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Monday, 26 August, 2002, 13:07 GMT 14:07 UK
Feeling the heat in Tokyo
People walking in Tokyo heat
Buildings store the heat and sends temperatures soaring

Tokyo may be located in the temperate zone, but you would never notice during the summer months.

Temperatures in the Japanese capital have been soaring into the mid and high 30s Centigrade - hotter than many of the tropical cities of south-east Asia.

Japanese salarymen
Even the resilient salarymen are suffering
And it is getting worse every year. Tokyo is heating up at four times the pace of global warming - three degrees in the last century.

The phenomenon is blamed on rapid urban development since the World War II. The ever expanding sprawl of concrete traps the heat and blocks out cooling breezes.

'Heat island'

Even the famously resilient salaryman is showing signs of wilting.

"It's so much hotter than the countryside, you can feel the heat radiating off the asphalt," said one suited office worker emerging into the cauldron of the central business district.

Tokyo is an extreme example of what is known as a "heat island" - often several degrees warmer than the rural districts that surround it.

Tokyo park
Tokyo lacks as many parks as other major cities

The growing use of air conditioners adds to the problem - pumping out huge volumes of hot air - as do the millions of vehicles circulating in the city.

Cases of heat stroke are on the rise, tropical vegetation is taking root and new types of mosquito are threatening to bring exotic diseases.

Finally the city authorities are trying to take action. They have identified a lack of green space as a key part of the problem - Tokyo has far fewer parks than most large cities in Europe and North America.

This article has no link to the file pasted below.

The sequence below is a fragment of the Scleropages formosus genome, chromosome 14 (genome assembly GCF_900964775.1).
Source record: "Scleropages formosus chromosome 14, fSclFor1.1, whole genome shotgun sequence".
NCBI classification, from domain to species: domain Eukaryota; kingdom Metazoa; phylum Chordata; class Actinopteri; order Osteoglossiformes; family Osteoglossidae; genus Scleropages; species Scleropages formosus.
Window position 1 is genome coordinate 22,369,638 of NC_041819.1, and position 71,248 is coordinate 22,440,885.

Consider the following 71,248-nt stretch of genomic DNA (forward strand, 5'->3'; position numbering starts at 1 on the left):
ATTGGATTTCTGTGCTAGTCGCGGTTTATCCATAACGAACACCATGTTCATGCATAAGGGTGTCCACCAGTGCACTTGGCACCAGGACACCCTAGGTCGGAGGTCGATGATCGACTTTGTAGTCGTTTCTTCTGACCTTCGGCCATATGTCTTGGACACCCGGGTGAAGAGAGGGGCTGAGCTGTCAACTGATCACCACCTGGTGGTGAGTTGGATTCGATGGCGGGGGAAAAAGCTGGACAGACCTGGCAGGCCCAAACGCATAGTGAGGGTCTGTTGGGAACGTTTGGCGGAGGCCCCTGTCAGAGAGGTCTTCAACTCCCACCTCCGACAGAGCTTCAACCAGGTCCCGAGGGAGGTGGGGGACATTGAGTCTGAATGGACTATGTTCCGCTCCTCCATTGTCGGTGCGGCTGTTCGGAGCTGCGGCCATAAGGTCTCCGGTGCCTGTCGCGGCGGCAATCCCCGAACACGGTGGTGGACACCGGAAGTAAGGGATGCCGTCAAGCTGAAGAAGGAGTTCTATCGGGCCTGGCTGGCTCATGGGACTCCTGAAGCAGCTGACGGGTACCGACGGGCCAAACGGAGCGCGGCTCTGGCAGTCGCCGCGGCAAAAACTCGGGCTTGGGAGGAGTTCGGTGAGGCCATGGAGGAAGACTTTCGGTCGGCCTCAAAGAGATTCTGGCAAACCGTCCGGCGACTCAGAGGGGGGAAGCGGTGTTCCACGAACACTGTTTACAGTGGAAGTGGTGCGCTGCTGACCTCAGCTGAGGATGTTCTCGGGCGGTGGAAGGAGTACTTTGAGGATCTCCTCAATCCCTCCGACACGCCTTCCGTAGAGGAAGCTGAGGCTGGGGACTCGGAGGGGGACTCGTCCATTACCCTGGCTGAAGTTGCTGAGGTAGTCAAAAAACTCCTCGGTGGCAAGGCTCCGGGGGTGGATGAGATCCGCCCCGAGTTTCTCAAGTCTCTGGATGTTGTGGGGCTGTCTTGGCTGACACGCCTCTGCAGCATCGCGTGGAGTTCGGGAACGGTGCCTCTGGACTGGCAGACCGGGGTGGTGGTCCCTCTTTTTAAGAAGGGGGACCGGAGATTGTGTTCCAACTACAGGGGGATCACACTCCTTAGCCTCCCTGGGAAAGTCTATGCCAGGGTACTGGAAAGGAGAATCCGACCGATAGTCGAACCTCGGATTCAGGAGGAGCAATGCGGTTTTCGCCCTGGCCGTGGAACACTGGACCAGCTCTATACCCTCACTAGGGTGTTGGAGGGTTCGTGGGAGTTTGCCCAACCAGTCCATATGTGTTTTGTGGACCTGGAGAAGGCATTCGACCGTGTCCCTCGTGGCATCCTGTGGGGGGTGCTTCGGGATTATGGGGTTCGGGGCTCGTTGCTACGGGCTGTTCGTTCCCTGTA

Roof gardens plan

The metropolitan government now requires all large new buildings to build roof gardens to help absorb the heat.

Tokyo at night
Even at night the temperatures remain high
City officials at Sumida ward in the east of the city are taking the lead in promoting new light weight roof gardens.

Twenty samples are laid out on the roof of the city hall - a soothing carpet of green to shield the building from the sun.

"We have so few parks and we're using up too much electricity for air conditioning," says a visitor from neighbouring Yokohama, who has come to inspect the gardens.

"I'm worried about global warming and I think more gardens will help cool things down."

Radical measures

The government wants to see gardens on 50% of all roofs in the urban area. It is also looking at proposals to install cooling pipes under the city and, to repave roads with material that absorbs less heat.

There are fears of tropical diseases such as malaria arriving
But professor of climatology Takehiko Mikami, who works with the metropolitan government, says more could be done.

"It's not enough - the best way to stop the heat island effect in Tokyo is to preserve and expand green spaces on the ground - not only on the roof top," he said.

But that does not appear to be happening. A new line of skyscrapers is going up in front of Tokyo Bay - a further obstacle to cool winds from the sea.

Cases of heat stroke are rising each year, tropical plants are becoming more common and so are new types of mosquito carrying the threat of malaria and dengue fever.

A once temperate city is now getting used to regular tropical nights, when temperatures remain above 25C.

If there is any compensation for the added discomfort it is that the winters are getting warmer as well.

See also:

12 Jul 02 | Asia-Pacific
24 Jul 01 | Asia-Pacific
19 Aug 02 | Science/Nature
24 Aug 02 | Country profiles
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